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From the Boston Globe comes this story; Testosterone commercials promise renewed energy and libido but whether men should get tested and treated for “low-T” – as drug company ads call it — remains controversial because of unknown risks of long-term testosterone therapy and hints that it could cause life-threatening health problems in older men who tend to have the lowest levels.
Researchers at the New England Research Institutes are conducting an observational study involving nearly 1,000 men over age 18 who are being treated with long-term testosterone therapy to boost low hormone levels in order to determine whether it raises their risk of prostate cancer.
A 2010 study published in the New England Journal of Medicine found that men over 65 years of age with low testosterone levels who were treated with a daily testosterone gel for six months gained muscle strength and endurance compared with those who used a placebo gel but also had more heart attacks. Out of 209 study participants, 23 in the testosterone group had a heart attack, a blocked artery that required treatment, or died of heart problems during the study, compared with 5 in the placebo group.
About 2 to 5 percent of men under age 40 have low testosterone, according to Dr. Brad Anawalt, chief of medicine at the University of Washington Medical Center and chair of the Endocrine Society’s Hormone Health Network. The percentage gradually rises to the point that one in four men over age 70 have low levels. But just as most women don’t need hormone replacement therapy after menopause, men usually don’t need testosterone replacement in their senior years. “It all depends on how much they’re bothered by symptoms,” said Anawalt.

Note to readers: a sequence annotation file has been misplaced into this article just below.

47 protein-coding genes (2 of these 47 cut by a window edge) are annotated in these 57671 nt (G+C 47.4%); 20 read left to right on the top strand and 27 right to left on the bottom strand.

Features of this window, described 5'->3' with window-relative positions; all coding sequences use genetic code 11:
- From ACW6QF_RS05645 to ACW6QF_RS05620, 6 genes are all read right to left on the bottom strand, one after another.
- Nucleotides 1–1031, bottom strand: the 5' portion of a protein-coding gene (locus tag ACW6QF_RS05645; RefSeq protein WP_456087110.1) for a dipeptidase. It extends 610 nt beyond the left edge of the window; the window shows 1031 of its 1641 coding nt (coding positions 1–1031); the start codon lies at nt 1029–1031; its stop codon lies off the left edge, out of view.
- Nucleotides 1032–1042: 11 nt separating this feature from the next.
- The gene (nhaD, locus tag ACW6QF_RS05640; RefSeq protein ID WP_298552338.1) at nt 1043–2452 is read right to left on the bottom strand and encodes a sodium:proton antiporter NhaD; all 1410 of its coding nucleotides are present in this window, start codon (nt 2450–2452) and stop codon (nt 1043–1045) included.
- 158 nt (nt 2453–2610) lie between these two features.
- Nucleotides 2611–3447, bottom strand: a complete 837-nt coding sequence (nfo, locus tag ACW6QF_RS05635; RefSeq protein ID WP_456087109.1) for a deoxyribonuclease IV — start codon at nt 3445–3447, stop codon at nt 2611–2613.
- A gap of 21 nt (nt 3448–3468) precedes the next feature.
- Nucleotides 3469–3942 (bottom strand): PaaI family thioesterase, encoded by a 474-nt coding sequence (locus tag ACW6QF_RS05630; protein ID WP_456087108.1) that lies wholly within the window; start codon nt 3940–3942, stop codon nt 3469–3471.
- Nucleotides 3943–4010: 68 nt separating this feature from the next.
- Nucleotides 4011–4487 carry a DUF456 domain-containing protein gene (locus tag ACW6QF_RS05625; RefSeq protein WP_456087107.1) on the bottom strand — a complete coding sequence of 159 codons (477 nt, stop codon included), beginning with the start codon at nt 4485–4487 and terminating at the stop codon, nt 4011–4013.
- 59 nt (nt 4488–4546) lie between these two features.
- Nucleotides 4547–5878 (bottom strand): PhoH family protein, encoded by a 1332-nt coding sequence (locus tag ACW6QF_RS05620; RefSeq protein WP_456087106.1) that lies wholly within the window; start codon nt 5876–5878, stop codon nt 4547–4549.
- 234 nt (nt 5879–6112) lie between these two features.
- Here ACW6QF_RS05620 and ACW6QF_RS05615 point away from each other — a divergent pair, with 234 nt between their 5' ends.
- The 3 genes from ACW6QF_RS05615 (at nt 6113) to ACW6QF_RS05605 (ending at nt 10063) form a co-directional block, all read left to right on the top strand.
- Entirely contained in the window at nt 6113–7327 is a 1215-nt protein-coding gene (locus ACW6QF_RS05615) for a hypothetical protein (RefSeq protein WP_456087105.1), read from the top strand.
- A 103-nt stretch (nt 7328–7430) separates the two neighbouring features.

Getting a proper reading on a test can be tricky, however, because blood tests can be notoriously unreliable. Because testosterone levels tend to decline throughout the day, getting tested between 7 and 10 a.m. is ideal. “About 15 percent of men with normal testosterone levels in the morning will have a reading that comes back low later in the day,” Anawalt said. “I get a lot of referrals from doctors who took the test at the wrong time of day or who used a type of free testosterone test that often comes back with a false low reading.”
A 2012 study involving 1,031 male veterans with a testosterone deficiency who were followed for up to five years found that those who were given testosterone gels or creams had a 10 percent risk of dying during the course of the study compared with a 20 percent risk in those with low levels who weren’t treated. The researchers from Veterans Affairs Puget Sound Health Care System acknowledged, however, that certain confounding factors, such as better quality health care, might have accounted for the testosterone takers’ decreased mortality.
Testosterone treatment also has side effects including shrunken testicles, hair loss, acne, breast enlargement, and sterility.
While the T commercials on TV do contain fair balance one has to wonder if men are really evaluating the real risks of T therapy or see it as a ticket to turn back their biological clocks ? The reason that energy drinks and supplements are flying off the shelves is that we all want more energy after working more hours but I wonder how many physicians are writing an Rx for low T rather than telling men that one sure way to get back energy is to lose weight and exercise.